Hardalias: Greece Reopening to Tourism Gradually and Cautiously


Civil Protection Deputy Minister for Crisis Management Nikos Hardalias. (Photo by Eurokinissi/ Panagiotis Stolis)

ATHENS - The plan to allow direct flights from abroad as of July 1 should not be cause for public concern, Civil Protection Deputy Minister for Crisis Management Nikos Hardalias said on Thursday, as the plan is to reopen Greece to tourism gradually and cautiously after the global pandemic breakout.

At a briefing on coronavirus measures and developments along with Health Ministry task force spokesman Sotiris Tsiodras, Hardalias said several factors would be considered, including what was happening in other countries and which countries would be exempted based on their epidemiological features.

"Random sampling and controls will be thorough and strict wherever necessary, in order to keep the general population safe," he noted.

Currently, flights are limited to the Athens International Airport, where travellers submit to coronavirus tests and have to follow quarantine protocols. "Absolute numbers (of incoming flights) show a reduction and near-disappearance of incoming infection cases," Hardalias said.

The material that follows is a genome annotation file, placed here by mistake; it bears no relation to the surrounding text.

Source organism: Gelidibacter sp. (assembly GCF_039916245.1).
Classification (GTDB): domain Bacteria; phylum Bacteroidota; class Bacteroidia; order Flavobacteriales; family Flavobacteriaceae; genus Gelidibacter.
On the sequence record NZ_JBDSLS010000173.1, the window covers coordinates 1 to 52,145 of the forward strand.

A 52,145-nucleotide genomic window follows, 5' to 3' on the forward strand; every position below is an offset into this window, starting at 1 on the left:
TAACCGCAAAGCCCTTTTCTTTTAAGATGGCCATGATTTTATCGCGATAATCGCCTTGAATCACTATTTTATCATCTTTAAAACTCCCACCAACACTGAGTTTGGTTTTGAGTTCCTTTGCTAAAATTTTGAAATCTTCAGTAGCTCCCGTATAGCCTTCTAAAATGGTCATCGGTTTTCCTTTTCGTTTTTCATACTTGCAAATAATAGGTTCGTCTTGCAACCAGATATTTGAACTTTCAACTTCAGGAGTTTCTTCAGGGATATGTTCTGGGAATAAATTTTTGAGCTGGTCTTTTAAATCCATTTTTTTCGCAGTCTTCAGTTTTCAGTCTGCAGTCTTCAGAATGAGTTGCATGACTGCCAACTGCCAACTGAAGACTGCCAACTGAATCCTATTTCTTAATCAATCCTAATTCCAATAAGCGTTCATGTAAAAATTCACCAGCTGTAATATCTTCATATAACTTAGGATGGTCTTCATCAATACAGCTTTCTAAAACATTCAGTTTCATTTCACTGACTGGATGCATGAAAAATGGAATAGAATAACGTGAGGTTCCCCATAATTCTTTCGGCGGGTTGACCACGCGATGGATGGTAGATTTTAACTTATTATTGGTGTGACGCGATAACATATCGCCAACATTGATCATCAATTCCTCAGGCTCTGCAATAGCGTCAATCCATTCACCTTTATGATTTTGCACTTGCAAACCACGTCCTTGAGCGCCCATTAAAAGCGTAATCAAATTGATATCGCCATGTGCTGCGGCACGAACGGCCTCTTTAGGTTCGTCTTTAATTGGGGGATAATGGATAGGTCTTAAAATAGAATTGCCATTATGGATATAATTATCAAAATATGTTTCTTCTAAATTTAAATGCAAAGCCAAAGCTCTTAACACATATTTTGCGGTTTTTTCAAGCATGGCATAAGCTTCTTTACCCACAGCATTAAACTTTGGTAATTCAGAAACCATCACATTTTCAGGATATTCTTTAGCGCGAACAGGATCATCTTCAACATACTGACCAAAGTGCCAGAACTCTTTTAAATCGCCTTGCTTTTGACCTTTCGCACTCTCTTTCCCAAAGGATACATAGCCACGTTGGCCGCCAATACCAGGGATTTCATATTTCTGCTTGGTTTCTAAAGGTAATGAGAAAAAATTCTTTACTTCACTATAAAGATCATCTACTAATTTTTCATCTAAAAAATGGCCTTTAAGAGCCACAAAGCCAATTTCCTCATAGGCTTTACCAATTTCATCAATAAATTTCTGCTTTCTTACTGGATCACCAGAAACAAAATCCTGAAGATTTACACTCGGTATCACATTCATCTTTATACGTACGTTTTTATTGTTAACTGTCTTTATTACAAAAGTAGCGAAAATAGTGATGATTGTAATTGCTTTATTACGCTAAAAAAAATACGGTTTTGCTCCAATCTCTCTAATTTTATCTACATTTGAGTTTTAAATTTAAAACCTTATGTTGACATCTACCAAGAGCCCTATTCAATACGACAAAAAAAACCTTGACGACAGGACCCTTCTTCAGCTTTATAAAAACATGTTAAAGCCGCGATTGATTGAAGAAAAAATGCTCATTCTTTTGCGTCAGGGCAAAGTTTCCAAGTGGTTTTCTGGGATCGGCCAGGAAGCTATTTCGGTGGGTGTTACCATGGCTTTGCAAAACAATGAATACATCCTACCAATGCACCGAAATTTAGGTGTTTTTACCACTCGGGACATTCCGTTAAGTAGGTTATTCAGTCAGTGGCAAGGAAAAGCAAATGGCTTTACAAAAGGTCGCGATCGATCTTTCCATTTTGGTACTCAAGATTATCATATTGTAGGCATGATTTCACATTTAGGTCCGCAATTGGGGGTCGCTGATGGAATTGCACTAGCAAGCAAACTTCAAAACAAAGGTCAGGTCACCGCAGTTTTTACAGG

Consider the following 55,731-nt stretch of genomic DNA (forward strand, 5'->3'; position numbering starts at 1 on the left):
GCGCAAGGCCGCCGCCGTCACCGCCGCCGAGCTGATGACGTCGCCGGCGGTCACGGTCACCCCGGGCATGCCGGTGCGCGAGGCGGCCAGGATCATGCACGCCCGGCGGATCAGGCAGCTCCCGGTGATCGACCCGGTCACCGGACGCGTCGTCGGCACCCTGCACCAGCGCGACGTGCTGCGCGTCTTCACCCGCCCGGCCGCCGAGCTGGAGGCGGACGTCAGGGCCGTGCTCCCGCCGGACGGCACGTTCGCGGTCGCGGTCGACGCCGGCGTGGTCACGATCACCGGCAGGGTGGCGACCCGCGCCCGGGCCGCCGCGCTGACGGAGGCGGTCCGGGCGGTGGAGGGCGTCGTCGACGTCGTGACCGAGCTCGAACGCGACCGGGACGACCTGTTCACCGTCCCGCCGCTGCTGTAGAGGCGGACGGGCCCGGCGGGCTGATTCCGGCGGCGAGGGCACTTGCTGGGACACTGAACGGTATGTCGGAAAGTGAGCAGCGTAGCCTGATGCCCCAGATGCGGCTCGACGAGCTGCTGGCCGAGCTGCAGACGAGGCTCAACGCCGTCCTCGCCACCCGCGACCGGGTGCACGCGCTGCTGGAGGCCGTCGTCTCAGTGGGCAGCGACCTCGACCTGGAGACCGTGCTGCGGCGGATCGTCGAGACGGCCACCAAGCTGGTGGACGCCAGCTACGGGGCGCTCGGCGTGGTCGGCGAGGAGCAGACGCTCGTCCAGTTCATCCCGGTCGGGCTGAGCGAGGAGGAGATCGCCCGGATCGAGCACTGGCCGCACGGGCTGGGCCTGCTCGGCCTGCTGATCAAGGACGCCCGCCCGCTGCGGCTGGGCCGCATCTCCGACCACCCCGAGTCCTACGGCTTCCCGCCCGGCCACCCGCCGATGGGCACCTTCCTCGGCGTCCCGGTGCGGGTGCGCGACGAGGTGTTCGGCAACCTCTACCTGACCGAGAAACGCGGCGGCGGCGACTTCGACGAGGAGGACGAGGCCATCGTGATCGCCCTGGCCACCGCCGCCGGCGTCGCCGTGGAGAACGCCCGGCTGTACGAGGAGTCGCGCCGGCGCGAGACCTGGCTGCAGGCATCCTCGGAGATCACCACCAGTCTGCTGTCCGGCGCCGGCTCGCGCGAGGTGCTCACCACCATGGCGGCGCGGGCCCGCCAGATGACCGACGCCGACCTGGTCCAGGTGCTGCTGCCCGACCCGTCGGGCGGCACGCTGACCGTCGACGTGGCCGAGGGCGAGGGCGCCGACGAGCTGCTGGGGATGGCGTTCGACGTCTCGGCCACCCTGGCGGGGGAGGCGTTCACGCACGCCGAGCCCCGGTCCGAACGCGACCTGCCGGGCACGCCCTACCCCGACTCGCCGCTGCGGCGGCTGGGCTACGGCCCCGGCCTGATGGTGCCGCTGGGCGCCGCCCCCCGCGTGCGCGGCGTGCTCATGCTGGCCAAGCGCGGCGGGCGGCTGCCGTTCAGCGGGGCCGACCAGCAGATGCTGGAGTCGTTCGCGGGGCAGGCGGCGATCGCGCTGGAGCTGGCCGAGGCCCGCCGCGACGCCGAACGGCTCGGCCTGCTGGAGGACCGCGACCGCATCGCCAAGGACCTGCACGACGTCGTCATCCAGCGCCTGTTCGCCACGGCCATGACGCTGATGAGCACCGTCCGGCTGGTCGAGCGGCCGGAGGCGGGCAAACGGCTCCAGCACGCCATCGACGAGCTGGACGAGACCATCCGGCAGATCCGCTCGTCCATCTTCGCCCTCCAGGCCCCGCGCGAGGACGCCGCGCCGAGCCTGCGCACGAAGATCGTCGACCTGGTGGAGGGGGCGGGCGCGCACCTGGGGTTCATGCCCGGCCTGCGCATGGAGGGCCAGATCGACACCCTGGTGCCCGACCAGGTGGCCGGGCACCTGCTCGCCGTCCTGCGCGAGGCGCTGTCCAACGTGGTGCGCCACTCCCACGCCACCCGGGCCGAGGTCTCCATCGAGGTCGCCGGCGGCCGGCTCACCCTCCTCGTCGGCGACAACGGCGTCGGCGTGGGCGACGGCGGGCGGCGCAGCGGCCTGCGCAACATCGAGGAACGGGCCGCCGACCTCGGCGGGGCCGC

Between May 13 and 20, for example, 21 flights arrived in Athens with 2,236 passengers, of whom only 1 was found to be positive. In the last 4 days, 3 flights from Germany have arrived with 548 passengers, several as transit travellers through countries with heavy epidemiological loads, but all tests were negative.

He reiterated the reopening of travel to and from the Greek islands and the opening of restaurants is taking place on Monday, May 25. The same day, the government will announce whether the primary schools, kindergartens and nursery stations would open on June 1 or not.

Additionally, the government will reopen day centers for people with disabilities, including art activity centers for children with disabilities, this coming week.

All other art activity centers will be included in the decision related to primary schools.